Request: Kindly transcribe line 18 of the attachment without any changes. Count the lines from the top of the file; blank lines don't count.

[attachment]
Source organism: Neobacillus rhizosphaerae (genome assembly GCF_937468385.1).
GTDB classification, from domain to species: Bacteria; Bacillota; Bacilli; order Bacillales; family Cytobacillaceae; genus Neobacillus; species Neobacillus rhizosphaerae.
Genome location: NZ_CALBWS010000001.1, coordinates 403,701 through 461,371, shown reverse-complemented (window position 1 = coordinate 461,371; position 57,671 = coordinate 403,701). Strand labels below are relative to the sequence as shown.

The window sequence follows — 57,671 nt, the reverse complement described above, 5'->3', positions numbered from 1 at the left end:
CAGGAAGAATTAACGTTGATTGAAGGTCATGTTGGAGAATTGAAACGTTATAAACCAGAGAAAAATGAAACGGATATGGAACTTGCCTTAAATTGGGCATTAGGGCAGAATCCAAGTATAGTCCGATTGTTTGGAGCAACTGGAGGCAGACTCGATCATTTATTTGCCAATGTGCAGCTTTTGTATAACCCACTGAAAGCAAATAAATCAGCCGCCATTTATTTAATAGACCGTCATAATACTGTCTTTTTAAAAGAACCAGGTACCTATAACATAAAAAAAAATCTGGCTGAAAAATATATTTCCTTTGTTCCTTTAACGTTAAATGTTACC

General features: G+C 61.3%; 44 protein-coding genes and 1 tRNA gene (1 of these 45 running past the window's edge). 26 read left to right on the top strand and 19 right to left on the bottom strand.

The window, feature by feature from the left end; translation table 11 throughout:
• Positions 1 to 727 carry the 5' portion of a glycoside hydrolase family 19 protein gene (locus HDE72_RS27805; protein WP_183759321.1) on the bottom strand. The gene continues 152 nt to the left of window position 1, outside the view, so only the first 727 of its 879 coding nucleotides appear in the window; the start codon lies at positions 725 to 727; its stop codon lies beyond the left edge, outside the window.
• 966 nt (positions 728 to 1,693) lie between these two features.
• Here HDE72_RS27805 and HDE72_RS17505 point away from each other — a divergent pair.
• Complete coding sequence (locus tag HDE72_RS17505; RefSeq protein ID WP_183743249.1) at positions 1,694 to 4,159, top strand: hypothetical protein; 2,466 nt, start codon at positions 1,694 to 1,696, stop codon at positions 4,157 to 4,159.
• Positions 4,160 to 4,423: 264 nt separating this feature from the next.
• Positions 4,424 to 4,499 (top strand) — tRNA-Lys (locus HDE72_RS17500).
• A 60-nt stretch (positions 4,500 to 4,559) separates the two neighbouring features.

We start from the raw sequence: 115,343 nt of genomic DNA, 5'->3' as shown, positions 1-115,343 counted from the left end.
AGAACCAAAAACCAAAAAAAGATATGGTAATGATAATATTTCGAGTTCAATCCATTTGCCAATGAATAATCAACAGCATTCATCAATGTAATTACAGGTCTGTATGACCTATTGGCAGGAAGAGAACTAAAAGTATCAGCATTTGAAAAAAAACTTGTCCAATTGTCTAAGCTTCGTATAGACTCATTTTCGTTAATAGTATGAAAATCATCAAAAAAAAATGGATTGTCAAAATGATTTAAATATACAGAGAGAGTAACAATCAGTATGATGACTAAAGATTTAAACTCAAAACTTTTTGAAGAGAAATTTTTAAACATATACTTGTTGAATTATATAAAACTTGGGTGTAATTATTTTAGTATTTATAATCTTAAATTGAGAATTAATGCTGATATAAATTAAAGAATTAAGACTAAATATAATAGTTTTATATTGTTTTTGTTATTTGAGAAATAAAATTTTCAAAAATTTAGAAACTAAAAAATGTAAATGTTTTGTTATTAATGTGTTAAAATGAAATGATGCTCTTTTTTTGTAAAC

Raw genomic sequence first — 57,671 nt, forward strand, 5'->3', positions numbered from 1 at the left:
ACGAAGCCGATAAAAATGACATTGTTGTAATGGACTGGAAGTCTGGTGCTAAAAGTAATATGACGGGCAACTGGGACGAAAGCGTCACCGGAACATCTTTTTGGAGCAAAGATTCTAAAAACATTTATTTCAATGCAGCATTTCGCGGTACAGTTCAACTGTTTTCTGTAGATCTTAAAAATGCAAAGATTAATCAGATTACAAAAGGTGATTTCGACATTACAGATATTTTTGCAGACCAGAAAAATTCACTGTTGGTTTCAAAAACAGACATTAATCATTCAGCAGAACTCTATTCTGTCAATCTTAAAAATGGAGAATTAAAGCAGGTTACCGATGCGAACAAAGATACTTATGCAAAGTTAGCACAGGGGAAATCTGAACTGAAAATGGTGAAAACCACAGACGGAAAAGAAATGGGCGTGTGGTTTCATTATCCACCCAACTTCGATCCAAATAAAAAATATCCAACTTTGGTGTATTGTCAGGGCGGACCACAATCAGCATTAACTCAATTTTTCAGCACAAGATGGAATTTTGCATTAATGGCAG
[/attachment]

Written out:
ACGAAGCCGATAAAAATGACATTGTTGTAATGGACTGGAAGTCTGGTGCTAAAAGTAATATGACGGGCAACTGGGACGAAAGCGTCACCGGAACATCTTTTTGGAGCAAAGATTCTAAAAACATTTATTTCAATGCAGCATTTCGCGGTACAGTTCAACTGTTTTCTGTAGATCTTAAAAATGCAAAGATTAATCAGATTACAAAAGGTGATTTCGACATTACAGATATTTTTGCAGACCAGAAAAATTCACTGTTGGTTTCAAAAACAGACATTAATCATTCAGCAGAACTCTATTCTGTCAATCTTAAAAATGGAGAATTAAAGCAGGTTACCGATGCGAACAAAGATACTTATGCAAAGTTAGCACAGGGGAAATCTGAACTGAAAATGGTGAAAACCACAGACGGAAAAGAAATGGGCGTGTGGTTTCATTATCCACCCAACTTCGATCCAAATAAAAAATATCCAACTTTGGTGTATTGTCAGGGCGGACCACAATCAGCATTAACTCAATTTTTCAGCACAAGATGGAATTTTGCATTAATGGCAG